Tuesday, March 15, 2011

Direct Container service from Chennai to Belgium, UK, Netherlands and Germany…. ICON service.

Something happening at Chennai again -  Shipping Corporation of India for long was the only the Indian shipping Co with a container fleet deployed for international cargo movement.  It has about five liners.    Their cellular service has a history with MV Lal Bahadur Shastri, Rajiv Gandhi and Indira Gandhi have all completed 16 years in service.  Further there are MV SCI Chennai and SCI Mumbai augmenting the fleet strength. 

SCI was established way back in 1961 with the amalgamation of Eastern Shipping Corporation and Western Shipping Corporation. The Nation’s premier shipping line has  significant presence on the global maritime map.  It has a well diversified fleet of crude tankers of all sizes and assortment of bulk carriers. 

Now, Maersk, World’s largest container lines has launched its first direct service to North Europe from the Chennai Container Terminal in Chennai Port. The new service named ICON was inaugurated on 14th Mar 11 with  a ceremony held onboard the MV Maersk Miami.   The new facility is to provide direct and faster coverage from Chennai Port to North Europe.  A direct service naturally would bring in greater saving of both time and money as it eliminates transshipment and extra handling at Colombo.  The Ports of Call on this line would be Chennai – Colombo – Salalah – Zeebrugge – Felixstowe – RotterdamBremerhaven.  It is claimed that it would take 20 days to reach Belgium, 23 days to Netherlands and 24 days to Germany. 

This ICON is another addition. Maersk recently launched a weekly service between US and Peru – the *** Spondylus route Paita, Peru, Miami, Newark to Philadephia.

Coming back, the ICON would benefit retailers in North Europe as they would have a faster and reliable connection for importing garments and textiles from their sources of South India.   This would also benefit the feeder line from Bangladesh to Colombo and boost rice, coffee and jute commodities.  The Indian subcontinent would get automobiles, chemicals, waste paper and scrap metal on the way back.

Cellular vessels are reigning the Ocean with their special design and efficiency in storage.  These vessels which carry intermodal containers are economical.  The box primarily offers voluminous space for various types of goods and the stowage pattern is many a times designed with computer sketches for maximization and optimization of storage space.  There are some special purpose built containers which for the sake of protecting cargo – ill affords economy.  Special garment hanger containers are one such type and this service would provide such hanging garment containers fitted with hanger beams which ensure that garments are transported in good condition and are ready to place directly into retail outlets.  Such an operation would reduce the lead time as no additional packing is required.  In some ways, the less cargo also helps as it reduces the weight.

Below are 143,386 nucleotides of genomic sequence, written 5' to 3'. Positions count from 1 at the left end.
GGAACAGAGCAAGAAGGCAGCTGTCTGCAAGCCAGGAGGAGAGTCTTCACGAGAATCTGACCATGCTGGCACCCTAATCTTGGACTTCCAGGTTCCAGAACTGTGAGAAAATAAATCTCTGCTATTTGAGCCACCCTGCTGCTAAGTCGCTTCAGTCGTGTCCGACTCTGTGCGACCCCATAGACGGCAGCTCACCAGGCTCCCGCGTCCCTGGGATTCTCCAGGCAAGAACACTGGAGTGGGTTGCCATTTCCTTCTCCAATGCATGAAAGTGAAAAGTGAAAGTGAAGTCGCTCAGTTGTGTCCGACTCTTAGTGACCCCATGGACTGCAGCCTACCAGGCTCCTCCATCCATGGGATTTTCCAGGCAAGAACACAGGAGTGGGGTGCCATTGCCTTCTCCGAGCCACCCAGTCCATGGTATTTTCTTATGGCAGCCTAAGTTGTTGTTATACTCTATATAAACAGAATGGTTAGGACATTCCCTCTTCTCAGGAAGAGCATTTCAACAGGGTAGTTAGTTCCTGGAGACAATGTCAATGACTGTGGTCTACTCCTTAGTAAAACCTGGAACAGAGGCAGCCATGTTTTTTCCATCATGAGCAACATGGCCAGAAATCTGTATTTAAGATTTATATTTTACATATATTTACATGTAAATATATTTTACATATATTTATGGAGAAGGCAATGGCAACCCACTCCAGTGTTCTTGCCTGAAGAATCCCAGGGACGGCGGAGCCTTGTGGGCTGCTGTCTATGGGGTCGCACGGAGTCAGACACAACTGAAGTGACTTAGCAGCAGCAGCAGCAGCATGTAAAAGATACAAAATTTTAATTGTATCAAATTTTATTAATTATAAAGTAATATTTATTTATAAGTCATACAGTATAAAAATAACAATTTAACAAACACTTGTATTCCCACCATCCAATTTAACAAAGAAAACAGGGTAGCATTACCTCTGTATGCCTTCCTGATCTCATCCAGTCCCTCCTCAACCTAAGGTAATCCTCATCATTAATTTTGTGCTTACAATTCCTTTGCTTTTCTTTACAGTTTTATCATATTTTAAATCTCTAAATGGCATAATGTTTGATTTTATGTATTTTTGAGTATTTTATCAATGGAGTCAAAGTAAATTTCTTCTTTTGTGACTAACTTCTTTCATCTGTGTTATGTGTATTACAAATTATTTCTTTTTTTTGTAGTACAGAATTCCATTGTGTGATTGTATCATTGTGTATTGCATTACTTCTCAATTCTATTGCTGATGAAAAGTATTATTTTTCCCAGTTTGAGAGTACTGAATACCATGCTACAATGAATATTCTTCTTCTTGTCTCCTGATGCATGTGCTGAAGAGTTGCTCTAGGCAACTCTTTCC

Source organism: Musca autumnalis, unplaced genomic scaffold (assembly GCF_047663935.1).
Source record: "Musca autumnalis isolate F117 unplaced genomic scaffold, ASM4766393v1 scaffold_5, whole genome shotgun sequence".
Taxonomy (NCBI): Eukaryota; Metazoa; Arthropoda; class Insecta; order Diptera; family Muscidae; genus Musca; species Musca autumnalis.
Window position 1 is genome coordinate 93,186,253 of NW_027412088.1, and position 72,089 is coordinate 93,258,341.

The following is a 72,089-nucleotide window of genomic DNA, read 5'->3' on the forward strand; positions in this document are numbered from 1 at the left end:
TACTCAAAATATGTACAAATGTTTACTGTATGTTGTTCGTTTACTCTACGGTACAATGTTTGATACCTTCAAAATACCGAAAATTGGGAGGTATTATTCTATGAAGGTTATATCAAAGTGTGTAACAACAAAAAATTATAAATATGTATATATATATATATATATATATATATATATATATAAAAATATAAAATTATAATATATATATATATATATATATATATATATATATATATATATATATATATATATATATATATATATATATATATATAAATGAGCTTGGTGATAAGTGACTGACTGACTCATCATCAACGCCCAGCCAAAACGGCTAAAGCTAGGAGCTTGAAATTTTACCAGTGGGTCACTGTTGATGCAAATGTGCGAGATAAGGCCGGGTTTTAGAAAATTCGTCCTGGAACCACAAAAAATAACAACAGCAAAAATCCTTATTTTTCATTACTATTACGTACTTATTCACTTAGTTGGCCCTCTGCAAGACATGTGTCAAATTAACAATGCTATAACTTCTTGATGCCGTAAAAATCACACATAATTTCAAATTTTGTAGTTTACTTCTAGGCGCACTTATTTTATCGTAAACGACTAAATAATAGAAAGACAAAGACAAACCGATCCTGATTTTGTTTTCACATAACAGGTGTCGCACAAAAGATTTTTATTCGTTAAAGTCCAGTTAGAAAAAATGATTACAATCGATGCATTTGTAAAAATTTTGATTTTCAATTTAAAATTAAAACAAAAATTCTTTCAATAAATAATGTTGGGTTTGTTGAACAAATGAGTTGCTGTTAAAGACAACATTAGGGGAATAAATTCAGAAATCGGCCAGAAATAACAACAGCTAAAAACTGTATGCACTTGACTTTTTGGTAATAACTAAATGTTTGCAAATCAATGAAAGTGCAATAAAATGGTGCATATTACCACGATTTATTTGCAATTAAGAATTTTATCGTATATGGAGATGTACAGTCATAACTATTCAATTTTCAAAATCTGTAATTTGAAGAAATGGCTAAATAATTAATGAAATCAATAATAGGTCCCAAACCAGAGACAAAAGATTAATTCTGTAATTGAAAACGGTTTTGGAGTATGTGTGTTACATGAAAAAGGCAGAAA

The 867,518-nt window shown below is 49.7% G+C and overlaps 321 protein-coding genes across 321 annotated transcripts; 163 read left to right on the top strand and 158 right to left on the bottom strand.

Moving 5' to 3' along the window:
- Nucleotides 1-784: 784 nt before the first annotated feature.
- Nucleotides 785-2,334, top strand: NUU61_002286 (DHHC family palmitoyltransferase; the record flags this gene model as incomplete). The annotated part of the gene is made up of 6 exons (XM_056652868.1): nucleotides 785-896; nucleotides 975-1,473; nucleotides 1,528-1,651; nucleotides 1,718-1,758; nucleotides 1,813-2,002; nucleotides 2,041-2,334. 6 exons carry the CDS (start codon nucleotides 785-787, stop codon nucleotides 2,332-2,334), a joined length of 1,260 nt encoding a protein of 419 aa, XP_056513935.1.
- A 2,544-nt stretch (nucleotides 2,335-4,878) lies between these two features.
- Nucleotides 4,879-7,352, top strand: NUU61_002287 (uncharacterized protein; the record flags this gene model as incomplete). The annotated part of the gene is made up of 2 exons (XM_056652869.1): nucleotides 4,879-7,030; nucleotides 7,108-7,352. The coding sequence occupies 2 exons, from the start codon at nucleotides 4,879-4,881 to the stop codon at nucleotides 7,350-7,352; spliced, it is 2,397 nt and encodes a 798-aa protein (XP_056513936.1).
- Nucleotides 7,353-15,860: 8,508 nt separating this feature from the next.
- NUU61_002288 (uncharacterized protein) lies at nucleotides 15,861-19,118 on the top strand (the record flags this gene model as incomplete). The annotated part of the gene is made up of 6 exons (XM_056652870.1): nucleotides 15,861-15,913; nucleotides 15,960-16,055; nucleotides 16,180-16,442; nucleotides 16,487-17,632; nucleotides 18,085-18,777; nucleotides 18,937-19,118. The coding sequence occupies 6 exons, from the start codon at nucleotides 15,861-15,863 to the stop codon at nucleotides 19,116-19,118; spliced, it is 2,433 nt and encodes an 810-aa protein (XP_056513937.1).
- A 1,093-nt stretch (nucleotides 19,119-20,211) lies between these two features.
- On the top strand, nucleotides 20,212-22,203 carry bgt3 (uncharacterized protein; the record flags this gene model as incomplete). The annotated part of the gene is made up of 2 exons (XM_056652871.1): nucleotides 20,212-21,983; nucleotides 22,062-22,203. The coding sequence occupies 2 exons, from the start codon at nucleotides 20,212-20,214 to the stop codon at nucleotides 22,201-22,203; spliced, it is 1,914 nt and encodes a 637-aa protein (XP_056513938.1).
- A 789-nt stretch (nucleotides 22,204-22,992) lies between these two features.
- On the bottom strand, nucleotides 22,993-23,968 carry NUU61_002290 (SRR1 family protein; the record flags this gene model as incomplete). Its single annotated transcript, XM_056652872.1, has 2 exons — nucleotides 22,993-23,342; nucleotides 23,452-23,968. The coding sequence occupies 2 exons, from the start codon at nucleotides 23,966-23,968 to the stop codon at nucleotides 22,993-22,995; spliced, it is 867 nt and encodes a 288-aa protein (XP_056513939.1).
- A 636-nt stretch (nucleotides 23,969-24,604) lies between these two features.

Shipping Lines generally accept containers loaded with loose garments on hangers on CY basis only.  These containers should have special hanger fittings such as beams, plastic lining and ropes on which the garments are loosely but properly secured.

The first one on this route was by Maersk Miami, which one would recall had a major engine room fire whilst on a voyage off the West coast of India.   This is a 1994 built 56248 GT, Liberian flagged containership.   During March 2010, the vessel bound for JNPT laen with cargo caught fire 43 NM off the Goa coast.   All the 23 crew members were rescued and there was no loss of lives.  Its distress signal was picked by  Indian Coast Guard Ship (ICGS) Shubadra Kumari Chauhan off the Tarapur coast, which alerted the Indian Navy. The navy sent its FAC-82 high-speed patrol boats with medical assistance.  The rescue ships were able to douse the fire sooner and the vessel was towed to safety.  

***Spondylus is a genus of bivalve molluscs and the Spondylus route is a trail down Ecuador’s coast.

With regards – S. Sampathkumar

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